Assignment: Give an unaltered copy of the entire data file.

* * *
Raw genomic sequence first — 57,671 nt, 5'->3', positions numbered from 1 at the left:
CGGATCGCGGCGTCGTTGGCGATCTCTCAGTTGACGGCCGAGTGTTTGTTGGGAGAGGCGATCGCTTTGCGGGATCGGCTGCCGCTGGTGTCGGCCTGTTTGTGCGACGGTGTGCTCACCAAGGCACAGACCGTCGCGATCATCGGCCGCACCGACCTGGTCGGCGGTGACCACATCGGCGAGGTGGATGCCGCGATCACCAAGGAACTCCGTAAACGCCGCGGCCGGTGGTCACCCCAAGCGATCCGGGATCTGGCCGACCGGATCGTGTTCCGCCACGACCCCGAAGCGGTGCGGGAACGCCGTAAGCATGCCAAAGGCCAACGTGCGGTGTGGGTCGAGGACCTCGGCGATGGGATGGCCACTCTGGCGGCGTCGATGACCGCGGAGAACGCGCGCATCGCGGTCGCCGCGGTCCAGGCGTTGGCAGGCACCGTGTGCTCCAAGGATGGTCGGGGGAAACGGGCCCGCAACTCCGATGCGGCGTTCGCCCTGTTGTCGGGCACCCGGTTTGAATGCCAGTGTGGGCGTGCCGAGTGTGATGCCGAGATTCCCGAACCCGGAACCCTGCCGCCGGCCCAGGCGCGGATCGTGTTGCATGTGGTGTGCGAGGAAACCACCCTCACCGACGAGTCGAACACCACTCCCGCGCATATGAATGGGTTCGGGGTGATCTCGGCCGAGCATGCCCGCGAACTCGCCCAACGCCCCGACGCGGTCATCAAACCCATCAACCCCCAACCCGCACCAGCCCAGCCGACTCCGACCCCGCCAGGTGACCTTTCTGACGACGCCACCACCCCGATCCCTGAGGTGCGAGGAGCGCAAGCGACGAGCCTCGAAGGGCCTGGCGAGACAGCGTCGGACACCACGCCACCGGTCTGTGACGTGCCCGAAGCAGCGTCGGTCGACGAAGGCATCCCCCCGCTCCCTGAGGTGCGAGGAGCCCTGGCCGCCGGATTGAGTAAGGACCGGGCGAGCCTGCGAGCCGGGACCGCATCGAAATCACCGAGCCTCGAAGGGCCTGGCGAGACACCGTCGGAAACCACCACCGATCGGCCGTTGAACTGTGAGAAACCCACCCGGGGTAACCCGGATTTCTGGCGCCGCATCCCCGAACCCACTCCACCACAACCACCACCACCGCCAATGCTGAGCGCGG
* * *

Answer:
Raw genomic sequence first — 57,671 nt, 5'->3', positions numbered from 1 at the left:
CGGATCGCGGCGTCGTTGGCGATCTCTCAGTTGACGGCCGAGTGTTTGTTGGGAGAGGCGATCGCTTTGCGGGATCGGCTGCCGCTGGTGTCGGCCTGTTTGTGCGACGGTGTGCTCACCAAGGCACAGACCGTCGCGATCATCGGCCGCACCGACCTGGTCGGCGGTGACCACATCGGCGAGGTGGATGCCGCGATCACCAAGGAACTCCGTAAACGCCGCGGCCGGTGGTCACCCCAAGCGATCCGGGATCTGGCCGACCGGATCGTGTTCCGCCACGACCCCGAAGCGGTGCGGGAACGCCGTAAGCATGCCAAAGGCCAACGTGCGGTGTGGGTCGAGGACCTCGGCGATGGGATGGCCACTCTGGCGGCGTCGATGACCGCGGAGAACGCGCGCATCGCGGTCGCCGCGGTCCAGGCGTTGGCAGGCACCGTGTGCTCCAAGGATGGTCGGGGGAAACGGGCCCGCAACTCCGATGCGGCGTTCGCCCTGTTGTCGGGCACCCGGTTTGAATGCCAGTGTGGGCGTGCCGAGTGTGATGCCGAGATTCCCGAACCCGGAACCCTGCCGCCGGCCCAGGCGCGGATCGTGTTGCATGTGGTGTGCGAGGAAACCACCCTCACCGACGAGTCGAACACCACTCCCGCGCATATGAATGGGTTCGGGGTGATCTCGGCCGAGCATGCCCGCGAACTCGCCCAACGCCCCGACGCGGTCATCAAACCCATCAACCCCCAACCCGCACCAGCCCAGCCGACTCCGACCCCGCCAGGTGACCTTTCTGACGACGCCACCACCCCGATCCCTGAGGTGCGAGGAGCGCAAGCGACGAGCCTCGAAGGGCCTGGCGAGACAGCGTCGGACACCACGCCACCGGTCTGTGACGTGCCCGAAGCAGCGTCGGTCGACGAAGGCATCCCCCCGCTCCCTGAGGTGCGAGGAGCCCTGGCCGCCGGATTGAGTAAGGACCGGGCGAGCCTGCGAGCCGGGACCGCATCGAAATCACCGAGCCTCGAAGGGCCTGGCGAGACACCGTCGGAAACCACCACCGATCGGCCGTTGAACTGTGAGAAACCCACCCGGGGTAACCCGGATTTCTGGCGCCGCATCCCCGAACCCACTCCACCACAACCACCACCACCGCCAATGCTGAGCGCGG